A response to information criterion-based clustering with order-restricted candidate profiles in short time-course microarray experiments.

Peddada SD, Umbach DM, Harris SF - BMC Bioinformatics (2009)

Simulation 1: The overall error rate of Peddada's method and the one-stage ORICC algorithm. (due to Liu et al.)
© Copyright Policy - open-access
Related In: Results  -  Collection

License
Show All Figures
getmorefigures.php?uid=PMC2813245&req=5

Figure 1: Simulation 1: The overall error rate of Peddada's method and the one-stage ORICC algorithm. (due to Liu et al.)
Mentions: The second comment is that the false positive rates reported in Figure three in [7]were incorrect. We thank Peddada et al. for carefully reading our paper and pointing out this mistake. In our paper, we mistakenly stated the p-value threshold used for Peddada's method. The threshold was 0.5 instead of 0.025. We repeated all simulations in our paper involving Peddada's method using a p-value threshold of 0.025 and the results are presented in Figures 1, 2, 3 and 4 at the end of this report. Figures 1, 2 and 3 are for Simulation 1 in [7]and obtained by imposing the error rate for Peddada's method using threshold 0.025 on Figures 2, 3 and 4 in [7]. Figure 4 is for Simulation 2 in [7]and gives Rand's C statistics for the clusters given by Peddada's method using threshold 0.025. As pointed out by Peddada et al. in their correspondence, Peddada's method controls the false positive rate under the nominal level, i.e. the p-value threshold (See Figure 2). However, lower false positive rates are often at the price of increased false negative rates and also higher overall error rates (See Figures 1 and 3). Though a threshold of 0.5 seems unreasonable for p-values, it does offer an overall better clustering result than using 0.025 as the threshold. This is further confirmed by Rand's statistics in Figure 4. Except the comparison in false positive rates (Figure 2) is different from what we stated in our paper, other conclusions in our paper remain unchanged. It is worth noting that Peddada's method can achieve any false positive rate by using the corresponding p-value threshold.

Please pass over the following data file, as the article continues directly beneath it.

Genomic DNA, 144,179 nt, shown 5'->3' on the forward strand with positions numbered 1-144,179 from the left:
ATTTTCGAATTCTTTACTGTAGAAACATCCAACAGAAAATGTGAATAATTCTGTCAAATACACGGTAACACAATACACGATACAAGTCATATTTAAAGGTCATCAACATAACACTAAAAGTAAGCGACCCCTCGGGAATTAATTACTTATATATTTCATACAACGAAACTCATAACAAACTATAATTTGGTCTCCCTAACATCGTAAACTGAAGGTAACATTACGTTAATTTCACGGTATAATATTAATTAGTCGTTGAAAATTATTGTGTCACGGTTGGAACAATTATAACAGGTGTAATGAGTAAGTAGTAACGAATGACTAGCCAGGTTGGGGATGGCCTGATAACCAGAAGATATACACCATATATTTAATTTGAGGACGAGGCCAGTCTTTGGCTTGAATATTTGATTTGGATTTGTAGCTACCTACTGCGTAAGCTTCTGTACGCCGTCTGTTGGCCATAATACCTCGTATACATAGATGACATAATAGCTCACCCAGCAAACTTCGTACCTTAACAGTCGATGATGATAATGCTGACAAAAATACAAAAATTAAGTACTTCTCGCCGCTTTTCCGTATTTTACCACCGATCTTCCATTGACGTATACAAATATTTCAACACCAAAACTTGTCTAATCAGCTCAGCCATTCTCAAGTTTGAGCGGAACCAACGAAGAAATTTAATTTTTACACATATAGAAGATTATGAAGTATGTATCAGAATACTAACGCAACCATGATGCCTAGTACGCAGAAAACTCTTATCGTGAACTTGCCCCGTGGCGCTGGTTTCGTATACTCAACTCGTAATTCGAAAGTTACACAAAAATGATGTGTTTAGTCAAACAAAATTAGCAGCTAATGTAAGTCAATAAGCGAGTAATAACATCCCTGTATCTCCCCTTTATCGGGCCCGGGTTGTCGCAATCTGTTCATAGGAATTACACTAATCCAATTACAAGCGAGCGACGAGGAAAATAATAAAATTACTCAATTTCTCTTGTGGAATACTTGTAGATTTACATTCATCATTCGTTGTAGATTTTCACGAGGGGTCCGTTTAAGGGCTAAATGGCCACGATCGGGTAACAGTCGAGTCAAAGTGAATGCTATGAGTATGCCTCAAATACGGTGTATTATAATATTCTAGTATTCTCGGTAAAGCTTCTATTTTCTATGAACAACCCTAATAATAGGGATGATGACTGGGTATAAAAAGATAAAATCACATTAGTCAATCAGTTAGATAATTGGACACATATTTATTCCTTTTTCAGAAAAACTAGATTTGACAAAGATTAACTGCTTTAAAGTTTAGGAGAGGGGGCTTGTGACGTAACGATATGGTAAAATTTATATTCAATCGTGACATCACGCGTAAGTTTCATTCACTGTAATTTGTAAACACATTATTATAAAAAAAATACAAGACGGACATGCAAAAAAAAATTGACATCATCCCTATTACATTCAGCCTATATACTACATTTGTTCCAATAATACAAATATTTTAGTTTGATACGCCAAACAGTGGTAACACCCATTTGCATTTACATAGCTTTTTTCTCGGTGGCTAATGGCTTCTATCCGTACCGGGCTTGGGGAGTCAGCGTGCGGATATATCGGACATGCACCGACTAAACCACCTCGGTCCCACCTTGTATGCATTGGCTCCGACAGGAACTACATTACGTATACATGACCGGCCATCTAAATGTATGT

Bottom Line: Performance of their proposal was compared with three other methods including the order-restricted inference based methodology of Peddada et al.In this note we point out several inaccuracies in Liu et al. and conclude that the order-restricted inference based methodology of Peddada et al. (programmed in the software ORIOGEN) indeed operates at the desired nominal Type 1 error level, an important feature of a statistical decision rule, while being computationally substantially faster than indicated by Liu et al.Our results on the false positive rate of ORIOGEN suggest some error in Figure three of Liu et al., perhaps due to a programming error.

View Article: PubMed Central - HTML - PubMed

ABSTRACT

Background: For gene expression data obtained from a time-course microarray experiment, Liu et al. developed a new algorithm for clustering genes with similar expression profiles over time. Performance of their proposal was compared with three other methods including the order-restricted inference based methodology of Peddada et al. In this note we point out several inaccuracies in Liu et al. and conclude that the order-restricted inference based methodology of Peddada et al. (programmed in the software ORIOGEN) indeed operates at the desired nominal Type 1 error level, an important feature of a statistical decision rule, while being computationally substantially faster than indicated by Liu et al.

Results: Application of ORIOGEN to the well-known breast cancer cell line data of Lobenhofer et al. revealed that ORIOGEN software took only 21 minutes to run (using 100,000 bootstraps with p = 0.0025), substantially faster than the 72 hours found by Liu et al. using Matlab. Also, based on a data simulated according to the model and parameters of simulation 1 (sigma2 = 1, M = 5) in [1] we found that ORIOGEN took less than 30 seconds to run in stark contrast to Liu et al. who reported that their implementation of the same algorithm in R took 2979.29 seconds. Furthermore, for the simulation studies reported in [1], unlike the claims made by Liu et al., ORIOGEN always maintained the desired false positive rate. According to Figure three in Liu et al. their algorithm had a false positive rate ranging approximately from 0.20 to 0.70 for the scenarios that they simulated.

Conclusions: Our comparisons of run times indicate that the implementations of ORIOGEN's algorithm in Matlab and R by Liu et al. is inefficient compared to the publicly available JAVA implementation. Our results on the false positive rate of ORIOGEN suggest some error in Figure three of Liu et al., perhaps due to a programming error.

Show MeSH
Related in: MedlinePlus